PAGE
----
Microfibrils and Fibrillin

  • Dirk Hubmacher
  • Dieter P. ReinhardtEmail author
Part of the Biology of Extracellular Matrix book series (BEM)


Microfibrils are supramolecular structures ubiquitously found in the extracellular matrix of elastic and nonelastic tissues. The three members of the cysteine-rich fibrillin family constitute the core of microfibrils. Mutations in fibrillin-1 and -2 lead to a number of heritable connective tissue disorders termed fibrillinopathies. Clinical symptoms affect blood vessels, bone, the eye, and other organ systems and highlight the importance of fibrillins in development and homeostasis of tissues and organs. Microfibrils have functional significance (1) in conferring mechanical stability and limited elasticity to tissues; (2) in the biogenesis and maintenance of the elastic fiber system; and (3) in the modulation of the activity of growth factors, including transforming growth factor-β and several bone morphogenetic proteins. In this chapter, we provide an overview of the structure, assembly, and functions of fibrillins and microfibrils and also the pathobiology associated with genetic aberrations in the microfibril system. Lessons learned from mouse models will be discussed as well as the emerging role of microfibrils and fibrillins in the regulation of growth factor bioavailability. Due to the large number of articles in the field, we repeatedly cite excellent review articles to which interested readers are referred to for more details.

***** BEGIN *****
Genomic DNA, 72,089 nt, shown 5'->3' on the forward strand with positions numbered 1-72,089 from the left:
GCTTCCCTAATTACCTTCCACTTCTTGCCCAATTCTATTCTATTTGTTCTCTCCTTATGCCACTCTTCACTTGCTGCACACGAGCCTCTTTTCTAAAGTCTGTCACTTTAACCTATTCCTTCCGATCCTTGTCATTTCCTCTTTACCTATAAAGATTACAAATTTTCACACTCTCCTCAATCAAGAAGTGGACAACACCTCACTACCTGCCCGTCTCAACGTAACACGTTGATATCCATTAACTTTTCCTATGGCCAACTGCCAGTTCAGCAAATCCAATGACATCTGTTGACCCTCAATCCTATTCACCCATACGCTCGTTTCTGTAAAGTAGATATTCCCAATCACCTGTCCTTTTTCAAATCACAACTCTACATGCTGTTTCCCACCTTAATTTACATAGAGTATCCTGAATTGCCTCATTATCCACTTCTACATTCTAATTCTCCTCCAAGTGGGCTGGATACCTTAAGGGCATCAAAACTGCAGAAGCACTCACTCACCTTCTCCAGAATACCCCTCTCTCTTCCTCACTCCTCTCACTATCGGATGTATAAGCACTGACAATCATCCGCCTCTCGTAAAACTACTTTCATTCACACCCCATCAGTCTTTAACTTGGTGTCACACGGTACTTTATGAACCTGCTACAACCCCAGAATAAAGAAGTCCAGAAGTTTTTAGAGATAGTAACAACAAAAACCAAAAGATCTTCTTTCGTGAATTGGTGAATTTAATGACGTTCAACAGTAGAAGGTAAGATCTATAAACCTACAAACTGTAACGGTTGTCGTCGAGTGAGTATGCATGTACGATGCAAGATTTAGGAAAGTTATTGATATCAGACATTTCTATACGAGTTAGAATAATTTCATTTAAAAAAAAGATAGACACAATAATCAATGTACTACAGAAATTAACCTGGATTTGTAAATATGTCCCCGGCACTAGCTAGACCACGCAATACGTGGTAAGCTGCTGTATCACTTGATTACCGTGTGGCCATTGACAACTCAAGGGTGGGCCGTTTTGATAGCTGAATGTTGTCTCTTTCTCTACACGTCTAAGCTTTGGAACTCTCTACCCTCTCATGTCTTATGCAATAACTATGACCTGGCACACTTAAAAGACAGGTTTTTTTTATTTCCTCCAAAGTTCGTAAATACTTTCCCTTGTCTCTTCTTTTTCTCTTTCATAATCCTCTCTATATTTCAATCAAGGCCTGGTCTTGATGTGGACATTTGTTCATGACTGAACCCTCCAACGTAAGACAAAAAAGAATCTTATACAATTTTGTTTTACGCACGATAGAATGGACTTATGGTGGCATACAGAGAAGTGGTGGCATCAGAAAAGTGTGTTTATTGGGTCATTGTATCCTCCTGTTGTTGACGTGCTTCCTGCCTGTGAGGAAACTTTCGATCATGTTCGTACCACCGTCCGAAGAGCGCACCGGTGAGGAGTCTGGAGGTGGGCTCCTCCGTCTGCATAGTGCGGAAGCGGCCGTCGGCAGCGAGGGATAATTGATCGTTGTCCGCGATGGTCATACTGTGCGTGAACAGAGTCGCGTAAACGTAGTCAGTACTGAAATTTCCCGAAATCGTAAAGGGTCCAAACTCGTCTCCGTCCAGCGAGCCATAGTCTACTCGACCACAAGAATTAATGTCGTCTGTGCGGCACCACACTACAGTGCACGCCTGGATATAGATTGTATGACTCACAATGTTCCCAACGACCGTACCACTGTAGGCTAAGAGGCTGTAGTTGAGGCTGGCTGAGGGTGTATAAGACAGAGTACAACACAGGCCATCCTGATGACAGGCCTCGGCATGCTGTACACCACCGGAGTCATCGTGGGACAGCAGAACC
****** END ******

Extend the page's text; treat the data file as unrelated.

Elastic Fiber Marfan Syndrome Congenital Contractural Arachnodactyly Microfibril Assembly C1039G Mouse 
These keywords were added by machine and not by the authors. This process is experimental and the keywords may be updated as the learning algorithm improves.



Bone morphogenetic protein


Calcium-binding epidermal growth factor like domain


Congenital contractural arachnodactyly


Epidermal growth factor like domain


Human fibrillin-1 gene


Mouse fibrillin-1 gene


Human fibrillin-2 gene


Mouse fibrillin-2 gene


Latent transforming growth factor-β binding protein


Transforming growth factor-β


Tight-skin mutation



This work was supported by the Canadian Institutes of Health Research (MOP-68836 to DPR) and the German Academic Exchange Service DAAD (postdoctoral fellowship to DH).


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© Springer Berlin Heidelberg 2011

Authors and Affiliations

  1. 1.Department of Anatomy and Cell Biology, Faculty of MedicineMcGill University MontrealMontrealCanada

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